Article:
Wright v. Wake County Public Schools, 103 N.C. App. 282 (1991)

June 18, 1991 · North Carolina Court of Appeals · No. 9110IC181
103 N.C. App. 282


No. 9110IC181

(Filed 18 June 1991)

Master and Servant § 62 (NCI3d) — auto accident — leaving required meeting — not in the course of employment

The Industrial Commission correctly denied plaintiff’s workers’ compensation claim where plaintiff was injured in an automobile accident after he left a required meeting to which he had been directed to drive his private car by his employer. Being required to drive one’s car to a meeting is no different from being required to drive one’s car to work.

Am Jur 2d, Workmen’s Compensation §§ 255 et seq.

APPEAL by plaintiff from an opinion and award of the North Carolina Industrial Commission entered 11 October 1990. Heard in the Court of Appeals 17 June 1991.

The opinion and award of the Industrial Commission contains the following findings of fact:

(1) At the time of the injury giving rise to this claim, plaintiff, a 22-year-old man, was employed part time by defendant-employer as a school bus driver. Plaintiff’s duties included driving the school bus and attending and participating in school transportation meetings.

(2) On 30 November 1988, plaintiff’s average weekly wage was $132.86, yielding a compensation rate of $88.58.

(3) Defendant is a duly qualified self-insured.

(4) On 30 November 1988, plaintiff drove his school bus on his designated early morning route.

(5) Later that morning, plaintiff drove his personal car to a school transportation meeting, for which the school bus drivers were paid a pre-determined amount for each meeting. At the first meeting of that school year, Bob Sanford, plaintiff’s supervisor, requested that the drivers either carpool or drive their personal car to the meetings, if possible, in order to limit *283the number of school buses in the parking lot at the school where the meetings took place.

(6) After completion of the meeting, plaintiff left the school grounds between 10:00 and 10:15 A.M. in his personal car and was involved in an automobile accident on a public street immediately thereafter. Plaintiff did not have to report back to his bus for his afternoon route until 2:00 or 2:15 P.M. and was on his own personal business after leaving the morning meeting.

(7) As a result of the automobile accident, plaintiff was taken to the emergency room for evaluation and was later seen and treated for back pain by Dr. Kenneth Rich and Dr. John Smith, a chiropractor.

(8) Plaintiff drove his route for a few days after the incident, experiencing discomfort while doing so, until he was directed to stay out of work by one of his physicians through January 1989.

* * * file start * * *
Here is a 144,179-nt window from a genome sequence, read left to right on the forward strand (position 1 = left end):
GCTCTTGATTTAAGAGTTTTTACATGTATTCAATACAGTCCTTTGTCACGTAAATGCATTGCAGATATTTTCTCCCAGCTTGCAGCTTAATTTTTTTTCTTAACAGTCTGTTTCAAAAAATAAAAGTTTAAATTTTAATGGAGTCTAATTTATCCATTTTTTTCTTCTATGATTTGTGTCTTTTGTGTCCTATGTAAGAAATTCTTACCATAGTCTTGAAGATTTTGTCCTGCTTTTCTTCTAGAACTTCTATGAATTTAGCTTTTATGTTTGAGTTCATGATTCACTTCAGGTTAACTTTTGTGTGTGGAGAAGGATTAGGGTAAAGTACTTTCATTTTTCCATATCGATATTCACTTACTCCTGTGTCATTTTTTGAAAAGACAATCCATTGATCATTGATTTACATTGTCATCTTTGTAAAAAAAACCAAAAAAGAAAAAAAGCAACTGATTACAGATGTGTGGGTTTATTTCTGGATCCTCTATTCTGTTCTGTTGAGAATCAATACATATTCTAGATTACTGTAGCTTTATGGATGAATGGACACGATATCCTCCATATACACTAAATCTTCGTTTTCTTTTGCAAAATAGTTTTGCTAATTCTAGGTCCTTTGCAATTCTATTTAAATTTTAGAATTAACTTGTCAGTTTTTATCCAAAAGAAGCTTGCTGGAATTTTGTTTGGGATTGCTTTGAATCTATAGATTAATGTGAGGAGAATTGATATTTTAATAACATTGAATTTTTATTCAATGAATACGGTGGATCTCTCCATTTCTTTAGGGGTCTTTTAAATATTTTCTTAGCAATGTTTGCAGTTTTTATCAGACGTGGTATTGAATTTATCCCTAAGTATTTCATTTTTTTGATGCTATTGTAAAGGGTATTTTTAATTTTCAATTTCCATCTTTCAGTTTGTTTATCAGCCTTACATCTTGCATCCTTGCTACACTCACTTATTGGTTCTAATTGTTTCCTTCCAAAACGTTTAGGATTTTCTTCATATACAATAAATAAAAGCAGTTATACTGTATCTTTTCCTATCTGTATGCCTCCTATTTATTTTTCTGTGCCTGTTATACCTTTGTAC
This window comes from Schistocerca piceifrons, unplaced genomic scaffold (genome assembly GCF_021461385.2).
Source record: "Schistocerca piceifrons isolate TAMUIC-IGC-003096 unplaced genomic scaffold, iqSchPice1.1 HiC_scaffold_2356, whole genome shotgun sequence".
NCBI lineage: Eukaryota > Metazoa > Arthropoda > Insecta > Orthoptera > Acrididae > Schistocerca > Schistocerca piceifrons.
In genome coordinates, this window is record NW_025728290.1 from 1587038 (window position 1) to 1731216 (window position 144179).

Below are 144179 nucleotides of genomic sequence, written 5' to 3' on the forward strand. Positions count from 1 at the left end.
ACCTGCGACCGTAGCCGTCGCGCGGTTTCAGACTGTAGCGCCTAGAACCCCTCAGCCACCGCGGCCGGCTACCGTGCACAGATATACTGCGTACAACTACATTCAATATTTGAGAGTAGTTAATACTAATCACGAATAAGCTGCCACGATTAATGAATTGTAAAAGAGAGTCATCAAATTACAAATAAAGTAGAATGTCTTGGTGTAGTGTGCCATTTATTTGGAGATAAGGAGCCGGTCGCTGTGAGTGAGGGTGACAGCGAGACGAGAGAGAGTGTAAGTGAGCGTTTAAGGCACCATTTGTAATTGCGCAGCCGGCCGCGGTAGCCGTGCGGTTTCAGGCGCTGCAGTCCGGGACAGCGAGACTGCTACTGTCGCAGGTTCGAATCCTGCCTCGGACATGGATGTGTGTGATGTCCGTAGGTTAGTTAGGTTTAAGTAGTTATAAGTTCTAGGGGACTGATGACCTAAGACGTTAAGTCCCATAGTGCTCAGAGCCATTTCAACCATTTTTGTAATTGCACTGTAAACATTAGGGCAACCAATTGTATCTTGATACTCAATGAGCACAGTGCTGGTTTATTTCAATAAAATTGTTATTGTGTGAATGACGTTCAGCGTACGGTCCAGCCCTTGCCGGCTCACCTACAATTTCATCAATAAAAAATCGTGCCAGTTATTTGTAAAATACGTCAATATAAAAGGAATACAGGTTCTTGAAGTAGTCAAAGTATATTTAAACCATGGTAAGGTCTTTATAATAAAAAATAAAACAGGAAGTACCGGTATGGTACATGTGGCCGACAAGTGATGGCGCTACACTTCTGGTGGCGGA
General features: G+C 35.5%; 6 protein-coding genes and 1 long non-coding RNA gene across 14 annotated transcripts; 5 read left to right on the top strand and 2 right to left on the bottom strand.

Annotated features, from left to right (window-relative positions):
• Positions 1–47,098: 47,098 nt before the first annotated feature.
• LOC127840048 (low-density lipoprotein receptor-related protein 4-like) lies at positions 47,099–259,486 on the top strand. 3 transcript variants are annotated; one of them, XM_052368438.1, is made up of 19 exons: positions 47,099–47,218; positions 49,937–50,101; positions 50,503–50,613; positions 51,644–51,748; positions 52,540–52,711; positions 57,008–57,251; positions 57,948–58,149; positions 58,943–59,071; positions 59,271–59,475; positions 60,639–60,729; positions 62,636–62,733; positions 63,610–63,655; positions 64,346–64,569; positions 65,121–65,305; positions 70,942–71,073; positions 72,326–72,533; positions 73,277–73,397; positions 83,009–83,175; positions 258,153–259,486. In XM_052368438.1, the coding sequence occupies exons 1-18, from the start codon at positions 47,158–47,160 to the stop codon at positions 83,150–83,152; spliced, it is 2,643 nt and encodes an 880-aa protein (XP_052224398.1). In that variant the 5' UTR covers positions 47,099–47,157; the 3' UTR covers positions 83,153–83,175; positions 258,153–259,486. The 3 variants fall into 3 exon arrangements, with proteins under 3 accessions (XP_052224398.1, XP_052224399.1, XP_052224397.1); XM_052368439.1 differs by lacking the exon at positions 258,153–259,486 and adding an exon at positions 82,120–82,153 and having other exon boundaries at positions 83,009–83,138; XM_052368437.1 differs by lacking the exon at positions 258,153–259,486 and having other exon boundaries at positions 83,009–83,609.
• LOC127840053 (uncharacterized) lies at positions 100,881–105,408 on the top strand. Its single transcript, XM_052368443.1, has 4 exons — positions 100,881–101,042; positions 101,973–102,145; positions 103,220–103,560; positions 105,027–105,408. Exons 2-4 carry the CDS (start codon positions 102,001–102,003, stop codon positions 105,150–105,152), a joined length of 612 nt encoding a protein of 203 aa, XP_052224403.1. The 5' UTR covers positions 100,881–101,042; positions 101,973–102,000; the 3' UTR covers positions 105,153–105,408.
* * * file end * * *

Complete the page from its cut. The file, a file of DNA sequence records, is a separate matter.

The Commission entered the following conclusions of law based on the foregoing findings of fact:

(1) Inasmuch as plaintiff was going about his own personal business at the time of the automobile accident, plaintiff did not sustain an injury by accident arising out of and in the course of his employment. N.C.G.S. § 97-2(6).

(2) Plaintiffs claim, therefore, is not compensable under the North Carolina Workers’ Compensation Act. N.C.G.S. § 97-2(6).

Charles R. Hassell, Jr., for plaintiff, appellant.

Attorney General Lacy H. Thornburg, by Assistant Attorney General Kim L. Cramer, for defendant, appellee.

HEDRICK, Chief Judge.

The sole issue contested on appeal is whether plaintiff was performing a duty arising out of and in the course of his employment at the time the accident occurred. We find he was not.

It is a matter of law in this jurisdiction that accidents occurring while an employee is commuting to or from work do not arise out of or occur in the course of the employee’s duties of employment. See Barham v. Food World, 300 N.C. 329, 266 S.E.2d 676, *284 reh’g denied, 300 N.C. 562, 270 S.E.2d 105 (1980). Plaintiff contends that because his presence was required at a meeting after which his accident occurred, his travel from that meeting should be included within the scope of his employment duties. In support of this argument, plaintiff points to the fact that he was directed by his employer to drive his own car to the meeting.

We cannot, however, find any support for plaintiff’s contentions. Being required to drive one’s car to a meeting is no different from being required to drive one’s car to work. When plaintiff left the meeting he was not traveling to a destination required by his employer nor was he engaged in the furtherance of his employer’s business. He was simply leaving a work-related function and going about his own business on his own time. Under these circumstances, we cannot find error in the decision of the Industrial Commission denying workers’ compensation.

For these reasons, we affirm the order of the Commission.


Judges COZORT and LEWIS concur.